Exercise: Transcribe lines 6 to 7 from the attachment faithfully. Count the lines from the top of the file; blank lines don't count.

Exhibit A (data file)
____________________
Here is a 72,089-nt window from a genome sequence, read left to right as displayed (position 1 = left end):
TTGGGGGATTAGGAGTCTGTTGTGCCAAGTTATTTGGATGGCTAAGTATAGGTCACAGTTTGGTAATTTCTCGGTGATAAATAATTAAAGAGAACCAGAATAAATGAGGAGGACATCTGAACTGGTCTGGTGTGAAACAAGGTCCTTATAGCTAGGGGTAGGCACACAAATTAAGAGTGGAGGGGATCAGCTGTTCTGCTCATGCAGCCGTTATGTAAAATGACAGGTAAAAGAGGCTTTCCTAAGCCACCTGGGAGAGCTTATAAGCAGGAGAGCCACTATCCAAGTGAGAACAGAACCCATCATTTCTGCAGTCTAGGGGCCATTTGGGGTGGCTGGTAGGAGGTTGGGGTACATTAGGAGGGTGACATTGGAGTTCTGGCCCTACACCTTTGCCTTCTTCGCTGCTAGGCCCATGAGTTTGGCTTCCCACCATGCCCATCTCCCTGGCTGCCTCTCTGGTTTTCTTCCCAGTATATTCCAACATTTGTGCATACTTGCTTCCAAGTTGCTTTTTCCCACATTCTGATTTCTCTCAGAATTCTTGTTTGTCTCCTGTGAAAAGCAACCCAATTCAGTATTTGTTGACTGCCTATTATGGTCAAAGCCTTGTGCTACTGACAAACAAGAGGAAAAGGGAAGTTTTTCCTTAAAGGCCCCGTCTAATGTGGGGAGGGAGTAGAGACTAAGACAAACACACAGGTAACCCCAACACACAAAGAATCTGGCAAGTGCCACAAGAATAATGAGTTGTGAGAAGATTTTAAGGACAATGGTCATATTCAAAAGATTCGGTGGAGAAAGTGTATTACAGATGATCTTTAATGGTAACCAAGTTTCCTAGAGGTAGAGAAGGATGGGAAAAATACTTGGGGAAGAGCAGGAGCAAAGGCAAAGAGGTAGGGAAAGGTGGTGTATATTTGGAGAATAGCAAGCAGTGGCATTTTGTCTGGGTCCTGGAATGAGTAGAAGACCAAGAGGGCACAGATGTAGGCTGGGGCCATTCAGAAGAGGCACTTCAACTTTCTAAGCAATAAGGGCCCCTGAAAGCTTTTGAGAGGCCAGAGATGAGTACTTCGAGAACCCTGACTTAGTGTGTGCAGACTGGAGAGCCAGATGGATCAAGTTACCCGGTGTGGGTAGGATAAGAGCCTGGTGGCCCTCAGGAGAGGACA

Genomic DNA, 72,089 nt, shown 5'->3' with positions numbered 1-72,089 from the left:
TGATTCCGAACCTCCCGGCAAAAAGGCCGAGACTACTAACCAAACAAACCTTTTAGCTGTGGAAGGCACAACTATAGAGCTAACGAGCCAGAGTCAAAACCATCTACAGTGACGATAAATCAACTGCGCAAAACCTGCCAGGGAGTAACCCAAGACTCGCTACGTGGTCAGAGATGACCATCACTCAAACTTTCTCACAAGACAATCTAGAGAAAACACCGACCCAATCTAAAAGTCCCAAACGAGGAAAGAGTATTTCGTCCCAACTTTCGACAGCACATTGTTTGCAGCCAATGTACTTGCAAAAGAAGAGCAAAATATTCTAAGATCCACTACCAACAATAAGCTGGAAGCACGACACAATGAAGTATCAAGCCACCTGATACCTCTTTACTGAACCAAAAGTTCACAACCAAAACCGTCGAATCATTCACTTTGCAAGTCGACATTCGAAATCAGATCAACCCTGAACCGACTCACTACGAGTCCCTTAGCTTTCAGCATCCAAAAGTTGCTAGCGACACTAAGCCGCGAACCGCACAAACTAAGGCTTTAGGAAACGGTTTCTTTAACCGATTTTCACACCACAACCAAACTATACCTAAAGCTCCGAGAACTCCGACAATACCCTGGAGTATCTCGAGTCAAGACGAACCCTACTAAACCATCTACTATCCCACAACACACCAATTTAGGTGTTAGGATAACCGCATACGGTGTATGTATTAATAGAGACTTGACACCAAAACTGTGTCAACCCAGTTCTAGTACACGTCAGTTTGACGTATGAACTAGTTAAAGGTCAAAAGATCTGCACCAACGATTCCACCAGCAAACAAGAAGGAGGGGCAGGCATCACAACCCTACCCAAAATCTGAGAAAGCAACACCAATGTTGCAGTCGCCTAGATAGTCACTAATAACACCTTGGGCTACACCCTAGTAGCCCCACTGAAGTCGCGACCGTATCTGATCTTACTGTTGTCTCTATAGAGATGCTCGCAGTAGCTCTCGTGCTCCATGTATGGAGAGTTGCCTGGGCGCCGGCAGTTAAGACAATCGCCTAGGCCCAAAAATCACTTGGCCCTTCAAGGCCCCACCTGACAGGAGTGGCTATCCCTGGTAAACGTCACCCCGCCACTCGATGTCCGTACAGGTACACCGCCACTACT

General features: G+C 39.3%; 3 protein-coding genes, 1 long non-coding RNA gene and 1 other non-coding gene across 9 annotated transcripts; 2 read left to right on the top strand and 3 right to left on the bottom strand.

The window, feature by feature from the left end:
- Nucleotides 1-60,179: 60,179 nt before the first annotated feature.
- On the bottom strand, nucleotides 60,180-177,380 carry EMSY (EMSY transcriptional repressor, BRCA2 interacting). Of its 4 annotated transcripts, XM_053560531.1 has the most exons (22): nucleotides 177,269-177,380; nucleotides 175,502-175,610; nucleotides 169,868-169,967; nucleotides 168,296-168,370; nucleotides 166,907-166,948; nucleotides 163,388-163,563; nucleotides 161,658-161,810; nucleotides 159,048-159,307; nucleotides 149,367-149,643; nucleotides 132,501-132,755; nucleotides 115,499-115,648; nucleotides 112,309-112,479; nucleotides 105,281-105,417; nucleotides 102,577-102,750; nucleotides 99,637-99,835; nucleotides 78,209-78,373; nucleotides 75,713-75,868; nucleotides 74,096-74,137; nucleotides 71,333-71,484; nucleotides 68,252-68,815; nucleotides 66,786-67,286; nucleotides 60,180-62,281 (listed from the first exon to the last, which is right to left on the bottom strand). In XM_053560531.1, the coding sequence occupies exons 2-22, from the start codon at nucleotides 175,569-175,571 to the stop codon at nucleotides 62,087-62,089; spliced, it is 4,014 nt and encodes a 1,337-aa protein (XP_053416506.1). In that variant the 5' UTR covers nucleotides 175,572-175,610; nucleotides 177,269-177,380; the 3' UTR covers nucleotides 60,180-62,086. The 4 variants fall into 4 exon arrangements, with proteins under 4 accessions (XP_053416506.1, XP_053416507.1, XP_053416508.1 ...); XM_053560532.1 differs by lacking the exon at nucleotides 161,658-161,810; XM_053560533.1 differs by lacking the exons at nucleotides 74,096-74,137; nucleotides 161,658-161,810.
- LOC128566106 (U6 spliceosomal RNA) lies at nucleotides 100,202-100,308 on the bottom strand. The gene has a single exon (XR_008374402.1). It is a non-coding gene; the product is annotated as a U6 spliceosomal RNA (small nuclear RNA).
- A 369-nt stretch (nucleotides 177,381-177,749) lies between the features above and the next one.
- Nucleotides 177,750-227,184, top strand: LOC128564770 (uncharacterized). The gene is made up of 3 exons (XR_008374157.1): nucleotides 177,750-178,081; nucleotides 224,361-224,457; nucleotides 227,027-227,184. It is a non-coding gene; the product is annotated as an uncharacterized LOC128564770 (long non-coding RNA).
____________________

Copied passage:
The window, feature by feature from the left end:
- Nucleotides 1-60,179: 60,179 nt before the first annotated feature.